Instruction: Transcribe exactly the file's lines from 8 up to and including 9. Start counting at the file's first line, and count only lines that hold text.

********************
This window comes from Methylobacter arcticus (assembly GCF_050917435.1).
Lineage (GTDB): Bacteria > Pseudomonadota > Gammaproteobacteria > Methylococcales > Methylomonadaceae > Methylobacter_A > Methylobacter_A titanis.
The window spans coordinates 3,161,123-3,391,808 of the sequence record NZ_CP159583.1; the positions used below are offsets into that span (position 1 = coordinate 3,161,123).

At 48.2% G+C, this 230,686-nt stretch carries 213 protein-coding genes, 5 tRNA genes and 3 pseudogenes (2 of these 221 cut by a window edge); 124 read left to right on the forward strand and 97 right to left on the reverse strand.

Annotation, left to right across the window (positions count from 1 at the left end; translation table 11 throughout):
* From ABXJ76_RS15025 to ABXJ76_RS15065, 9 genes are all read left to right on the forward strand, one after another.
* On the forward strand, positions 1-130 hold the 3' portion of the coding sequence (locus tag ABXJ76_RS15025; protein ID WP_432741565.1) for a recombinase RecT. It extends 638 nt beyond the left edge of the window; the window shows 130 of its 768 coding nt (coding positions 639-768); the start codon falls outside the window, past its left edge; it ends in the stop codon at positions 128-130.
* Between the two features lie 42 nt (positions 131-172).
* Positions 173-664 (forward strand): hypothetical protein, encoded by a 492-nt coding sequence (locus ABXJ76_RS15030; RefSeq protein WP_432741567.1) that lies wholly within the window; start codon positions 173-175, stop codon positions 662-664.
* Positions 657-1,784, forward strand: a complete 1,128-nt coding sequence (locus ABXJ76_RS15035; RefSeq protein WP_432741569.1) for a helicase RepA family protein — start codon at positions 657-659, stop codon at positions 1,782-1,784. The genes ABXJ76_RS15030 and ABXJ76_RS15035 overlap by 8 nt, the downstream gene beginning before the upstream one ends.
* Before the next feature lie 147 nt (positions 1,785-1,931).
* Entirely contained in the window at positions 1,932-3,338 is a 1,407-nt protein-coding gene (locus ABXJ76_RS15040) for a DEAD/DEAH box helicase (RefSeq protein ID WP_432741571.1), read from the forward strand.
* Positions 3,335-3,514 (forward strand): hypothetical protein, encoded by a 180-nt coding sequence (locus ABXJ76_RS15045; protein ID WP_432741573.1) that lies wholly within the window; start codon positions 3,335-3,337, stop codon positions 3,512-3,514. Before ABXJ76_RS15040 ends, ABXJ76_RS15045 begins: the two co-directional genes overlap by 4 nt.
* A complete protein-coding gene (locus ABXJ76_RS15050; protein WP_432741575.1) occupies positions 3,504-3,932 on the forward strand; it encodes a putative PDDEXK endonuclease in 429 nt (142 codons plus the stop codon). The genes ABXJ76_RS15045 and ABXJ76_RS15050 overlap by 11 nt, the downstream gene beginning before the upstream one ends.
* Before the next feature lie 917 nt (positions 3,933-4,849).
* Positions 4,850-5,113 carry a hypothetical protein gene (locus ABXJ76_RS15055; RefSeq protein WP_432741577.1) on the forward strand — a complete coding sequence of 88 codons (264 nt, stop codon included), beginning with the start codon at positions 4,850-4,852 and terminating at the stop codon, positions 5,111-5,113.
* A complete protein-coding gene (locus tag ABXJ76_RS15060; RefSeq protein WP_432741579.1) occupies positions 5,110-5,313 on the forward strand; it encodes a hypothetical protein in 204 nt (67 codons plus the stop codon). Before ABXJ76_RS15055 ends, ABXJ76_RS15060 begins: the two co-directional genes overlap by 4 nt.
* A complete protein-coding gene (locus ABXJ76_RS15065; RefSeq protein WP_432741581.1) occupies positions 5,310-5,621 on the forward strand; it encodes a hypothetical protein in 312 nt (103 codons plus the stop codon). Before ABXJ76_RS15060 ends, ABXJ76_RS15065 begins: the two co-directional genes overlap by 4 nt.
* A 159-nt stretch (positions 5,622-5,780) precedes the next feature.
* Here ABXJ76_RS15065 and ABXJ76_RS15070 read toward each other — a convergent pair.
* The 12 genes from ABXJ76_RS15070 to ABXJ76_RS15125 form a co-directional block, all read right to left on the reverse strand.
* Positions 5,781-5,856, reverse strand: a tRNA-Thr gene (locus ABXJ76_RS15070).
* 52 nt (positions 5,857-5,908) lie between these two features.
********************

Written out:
* Between the two features lie 42 nt (positions 131-172).
* Positions 173-664 (forward strand): hypothetical protein, encoded by a 492-nt coding sequence (locus ABXJ76_RS15030; RefSeq protein WP_432741567.1) that lies wholly within the window; start codon positions 173-175, stop codon positions 662-664.